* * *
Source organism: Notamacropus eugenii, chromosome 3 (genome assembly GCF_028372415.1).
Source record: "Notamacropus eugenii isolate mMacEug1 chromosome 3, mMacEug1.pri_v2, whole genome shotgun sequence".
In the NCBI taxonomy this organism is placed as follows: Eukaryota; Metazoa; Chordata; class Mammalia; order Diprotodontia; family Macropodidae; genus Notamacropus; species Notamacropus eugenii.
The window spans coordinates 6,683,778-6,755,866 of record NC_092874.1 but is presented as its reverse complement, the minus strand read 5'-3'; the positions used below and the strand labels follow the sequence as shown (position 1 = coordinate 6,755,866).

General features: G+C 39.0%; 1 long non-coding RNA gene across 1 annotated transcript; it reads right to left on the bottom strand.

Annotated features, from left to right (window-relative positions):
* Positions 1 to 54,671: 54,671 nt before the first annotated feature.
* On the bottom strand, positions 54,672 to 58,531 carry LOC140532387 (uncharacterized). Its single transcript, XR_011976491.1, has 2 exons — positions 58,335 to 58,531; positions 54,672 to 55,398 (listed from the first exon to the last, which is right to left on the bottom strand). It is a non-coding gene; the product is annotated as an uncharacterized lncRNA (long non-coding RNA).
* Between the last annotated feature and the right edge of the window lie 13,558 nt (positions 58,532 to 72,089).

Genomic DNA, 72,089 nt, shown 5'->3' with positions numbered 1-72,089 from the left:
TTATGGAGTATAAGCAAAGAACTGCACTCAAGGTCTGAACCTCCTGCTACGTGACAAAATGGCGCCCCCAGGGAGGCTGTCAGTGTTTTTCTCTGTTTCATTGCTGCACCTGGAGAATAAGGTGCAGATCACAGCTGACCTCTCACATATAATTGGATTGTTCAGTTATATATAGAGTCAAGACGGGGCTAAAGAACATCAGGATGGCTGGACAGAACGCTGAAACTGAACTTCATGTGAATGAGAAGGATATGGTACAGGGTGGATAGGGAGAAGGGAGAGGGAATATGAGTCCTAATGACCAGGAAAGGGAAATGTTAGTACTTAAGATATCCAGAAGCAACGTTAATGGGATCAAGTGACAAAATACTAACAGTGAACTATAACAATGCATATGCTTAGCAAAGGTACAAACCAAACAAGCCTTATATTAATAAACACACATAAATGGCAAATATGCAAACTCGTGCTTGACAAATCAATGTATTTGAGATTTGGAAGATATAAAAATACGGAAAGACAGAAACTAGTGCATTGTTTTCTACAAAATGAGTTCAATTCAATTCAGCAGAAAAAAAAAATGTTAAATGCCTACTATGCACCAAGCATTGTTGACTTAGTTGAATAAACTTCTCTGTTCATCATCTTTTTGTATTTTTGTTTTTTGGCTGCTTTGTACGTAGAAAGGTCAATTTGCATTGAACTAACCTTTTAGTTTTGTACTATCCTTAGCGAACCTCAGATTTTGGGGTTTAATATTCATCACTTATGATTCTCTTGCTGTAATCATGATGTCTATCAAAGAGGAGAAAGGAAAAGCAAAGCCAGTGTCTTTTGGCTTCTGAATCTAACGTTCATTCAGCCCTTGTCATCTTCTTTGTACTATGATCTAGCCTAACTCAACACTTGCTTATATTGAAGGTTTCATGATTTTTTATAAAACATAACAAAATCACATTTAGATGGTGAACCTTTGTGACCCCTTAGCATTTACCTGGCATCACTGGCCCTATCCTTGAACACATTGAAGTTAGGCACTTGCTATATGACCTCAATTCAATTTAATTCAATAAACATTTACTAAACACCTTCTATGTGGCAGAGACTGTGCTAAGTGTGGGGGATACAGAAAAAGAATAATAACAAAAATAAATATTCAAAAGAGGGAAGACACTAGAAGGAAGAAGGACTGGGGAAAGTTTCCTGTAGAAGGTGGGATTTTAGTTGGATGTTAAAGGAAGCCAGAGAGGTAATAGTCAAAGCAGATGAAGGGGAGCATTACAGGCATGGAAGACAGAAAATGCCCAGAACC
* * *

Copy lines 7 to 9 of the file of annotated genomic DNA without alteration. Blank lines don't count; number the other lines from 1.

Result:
* Positions 1 to 54,671: 54,671 nt before the first annotated feature.
* On the bottom strand, positions 54,672 to 58,531 carry LOC140532387 (uncharacterized). Its single transcript, XR_011976491.1, has 2 exons — positions 58,335 to 58,531; positions 54,672 to 55,398 (listed from the first exon to the last, which is right to left on the bottom strand). It is a non-coding gene; the product is annotated as an uncharacterized lncRNA (long non-coding RNA).
* Between the last annotated feature and the right edge of the window lie 13,558 nt (positions 58,532 to 72,089).